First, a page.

Roundhouse first night: Times review (Thanx to Splinters)

There was a time, seven or eight years ago, when Paul Weller appeared to be cruising towards the comfort zone reserved for the middle-aged rock star. He had recorded an album of cover versions and his shows were heavily upholstered with hits from the past. The opening night of his residency at the Roundhouse could not have been more of a contrast. Rigorous, forward-looking and without a hint of complacency, Weller, 53, began with a performance, in its entirety, of his brilliant new album, Sonik Kicks, released this week. In a three-piece suit and with his tinsel-top coiffure arranged just-so, the ageing dandy whipped straight into the psychedelic chant ofGreen. With a five-man band, including two percussionists, providing a dense, briskly-syncopated backdrop, Weller barked out the harsh lyric of Kling I Klang with an unforgiving jut of the chin. The mood changed dramatically for Sleep of the Serene and By The Waters, during which a small string section weighed in with a symphonic passage that recalled the psychedelic heyday of the Beatles. The wondrous thing about Weller is how his songs have got more edgy and adventurous the longer he’s gone on. He can’t seem to write hits any more but the current single, That Dangerous Age, is a brilliant evocation of middle-aged angst — albeit conveyed as a third person narrative just in case you thought such problems had anything to do with the singer himself. Weller has never been a man to waste time on pleasantries. “The night is young,” he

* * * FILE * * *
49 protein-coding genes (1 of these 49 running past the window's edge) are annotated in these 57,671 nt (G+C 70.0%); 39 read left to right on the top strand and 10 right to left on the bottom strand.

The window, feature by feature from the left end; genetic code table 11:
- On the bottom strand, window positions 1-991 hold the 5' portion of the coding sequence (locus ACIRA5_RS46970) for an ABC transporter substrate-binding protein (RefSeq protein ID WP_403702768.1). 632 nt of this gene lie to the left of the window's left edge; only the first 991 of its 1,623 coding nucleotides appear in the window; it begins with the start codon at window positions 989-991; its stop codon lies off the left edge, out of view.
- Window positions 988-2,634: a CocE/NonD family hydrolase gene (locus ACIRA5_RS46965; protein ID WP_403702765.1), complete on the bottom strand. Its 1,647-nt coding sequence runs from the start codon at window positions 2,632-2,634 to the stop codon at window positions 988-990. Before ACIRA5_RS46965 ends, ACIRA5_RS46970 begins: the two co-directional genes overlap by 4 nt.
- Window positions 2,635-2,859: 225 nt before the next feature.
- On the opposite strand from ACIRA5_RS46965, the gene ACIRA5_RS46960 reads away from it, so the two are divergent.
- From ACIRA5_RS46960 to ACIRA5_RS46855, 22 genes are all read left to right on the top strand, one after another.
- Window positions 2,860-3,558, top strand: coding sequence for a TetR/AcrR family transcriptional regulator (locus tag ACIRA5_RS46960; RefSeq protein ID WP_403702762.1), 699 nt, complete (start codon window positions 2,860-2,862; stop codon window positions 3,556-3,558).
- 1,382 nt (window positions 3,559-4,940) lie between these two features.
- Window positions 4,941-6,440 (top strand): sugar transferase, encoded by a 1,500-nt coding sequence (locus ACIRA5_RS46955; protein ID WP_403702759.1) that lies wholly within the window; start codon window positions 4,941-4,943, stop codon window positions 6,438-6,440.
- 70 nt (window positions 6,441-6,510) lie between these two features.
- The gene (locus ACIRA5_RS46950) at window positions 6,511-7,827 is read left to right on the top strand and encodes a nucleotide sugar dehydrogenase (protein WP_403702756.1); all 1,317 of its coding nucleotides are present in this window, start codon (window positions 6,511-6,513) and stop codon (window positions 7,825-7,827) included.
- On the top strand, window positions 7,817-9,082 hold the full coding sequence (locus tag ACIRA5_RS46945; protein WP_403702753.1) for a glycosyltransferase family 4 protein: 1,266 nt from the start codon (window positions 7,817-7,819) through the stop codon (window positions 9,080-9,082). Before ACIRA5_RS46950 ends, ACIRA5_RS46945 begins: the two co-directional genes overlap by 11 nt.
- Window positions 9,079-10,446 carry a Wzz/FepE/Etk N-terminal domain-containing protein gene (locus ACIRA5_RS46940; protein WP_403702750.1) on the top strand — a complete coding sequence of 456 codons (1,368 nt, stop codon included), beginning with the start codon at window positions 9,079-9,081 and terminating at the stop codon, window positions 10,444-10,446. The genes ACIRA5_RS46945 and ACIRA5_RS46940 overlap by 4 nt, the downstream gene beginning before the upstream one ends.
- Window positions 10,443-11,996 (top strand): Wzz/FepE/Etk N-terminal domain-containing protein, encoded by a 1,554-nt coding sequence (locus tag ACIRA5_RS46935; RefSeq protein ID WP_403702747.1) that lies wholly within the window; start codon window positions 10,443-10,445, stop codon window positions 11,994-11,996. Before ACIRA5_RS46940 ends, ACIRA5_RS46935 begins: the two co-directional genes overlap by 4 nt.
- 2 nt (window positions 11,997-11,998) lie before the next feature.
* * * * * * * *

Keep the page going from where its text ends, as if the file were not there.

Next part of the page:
ventured at one point. But even when his wife, Hannah Andrews, joined him on stage to sing Study in Blue, there were no introductions, let alone any hint of sentimentality. Rather, there was a nagging sense of urgency in his performance, a restless impatience to get on with the next thing, which he retains from his punk roots. There are no audience sing-alongs or jollying-up moments during a Weller gig — and quite right too. Even the interval was a brusque five minutes after which Weller reappeared with an acoustic guitar and re-started the show with English Rose, the only Jam song of the night, and really the only point at which he played the nostalgia card.
The acoustic stretch which followed included a poignantly reworked version of Out Of The Sinking and an emollient Devotion. The band then returned to electric guitars for a string of older songs including Stanley Road, Foot of the Mountain and The Changing man. The show ended as abruptly as it had begun, with rampaging versions of Echoes Round the Sun and Whirlpool’s End. There were no encores and no prisoners taken.

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